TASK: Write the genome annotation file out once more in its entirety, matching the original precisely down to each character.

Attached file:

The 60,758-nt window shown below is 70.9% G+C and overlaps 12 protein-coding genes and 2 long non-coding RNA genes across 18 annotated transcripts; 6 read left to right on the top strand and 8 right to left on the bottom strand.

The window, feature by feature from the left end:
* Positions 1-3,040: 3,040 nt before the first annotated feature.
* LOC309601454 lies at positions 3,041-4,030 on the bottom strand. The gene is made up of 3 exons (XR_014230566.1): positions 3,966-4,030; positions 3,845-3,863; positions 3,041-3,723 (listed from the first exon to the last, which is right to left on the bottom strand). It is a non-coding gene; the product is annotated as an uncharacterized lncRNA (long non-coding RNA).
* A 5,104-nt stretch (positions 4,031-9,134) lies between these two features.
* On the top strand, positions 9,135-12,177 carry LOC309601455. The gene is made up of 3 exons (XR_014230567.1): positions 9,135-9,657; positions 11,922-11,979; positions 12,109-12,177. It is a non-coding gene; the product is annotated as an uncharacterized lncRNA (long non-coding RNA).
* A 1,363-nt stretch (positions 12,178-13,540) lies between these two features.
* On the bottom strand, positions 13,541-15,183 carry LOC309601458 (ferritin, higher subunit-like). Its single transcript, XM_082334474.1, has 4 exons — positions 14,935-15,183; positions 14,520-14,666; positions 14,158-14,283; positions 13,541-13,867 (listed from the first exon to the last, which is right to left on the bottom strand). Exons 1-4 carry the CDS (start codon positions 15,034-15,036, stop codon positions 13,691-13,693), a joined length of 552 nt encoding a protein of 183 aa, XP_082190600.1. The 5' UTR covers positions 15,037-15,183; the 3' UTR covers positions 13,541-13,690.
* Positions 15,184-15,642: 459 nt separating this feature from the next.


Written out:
The 60,758-nt window shown below is 70.9% G+C and overlaps 12 protein-coding genes and 2 long non-coding RNA genes across 18 annotated transcripts; 6 read left to right on the top strand and 8 right to left on the bottom strand.

The window, feature by feature from the left end:
* Positions 1-3,040: 3,040 nt before the first annotated feature.
* LOC309601454 lies at positions 3,041-4,030 on the bottom strand. The gene is made up of 3 exons (XR_014230566.1): positions 3,966-4,030; positions 3,845-3,863; positions 3,041-3,723 (listed from the first exon to the last, which is right to left on the bottom strand). It is a non-coding gene; the product is annotated as an uncharacterized lncRNA (long non-coding RNA).
* A 5,104-nt stretch (positions 4,031-9,134) lies between these two features.
* On the top strand, positions 9,135-12,177 carry LOC309601455. The gene is made up of 3 exons (XR_014230567.1): positions 9,135-9,657; positions 11,922-11,979; positions 12,109-12,177. It is a non-coding gene; the product is annotated as an uncharacterized lncRNA (long non-coding RNA).
* A 1,363-nt stretch (positions 12,178-13,540) lies between these two features.
* On the bottom strand, positions 13,541-15,183 carry LOC309601458 (ferritin, higher subunit-like). Its single transcript, XM_082334474.1, has 4 exons — positions 14,935-15,183; positions 14,520-14,666; positions 14,158-14,283; positions 13,541-13,867 (listed from the first exon to the last, which is right to left on the bottom strand). Exons 1-4 carry the CDS (start codon positions 15,034-15,036, stop codon positions 13,691-13,693), a joined length of 552 nt encoding a protein of 183 aa, XP_082190600.1. The 5' UTR covers positions 15,037-15,183; the 3' UTR covers positions 13,541-13,690.
* Positions 15,184-15,642: 459 nt separating this feature from the next.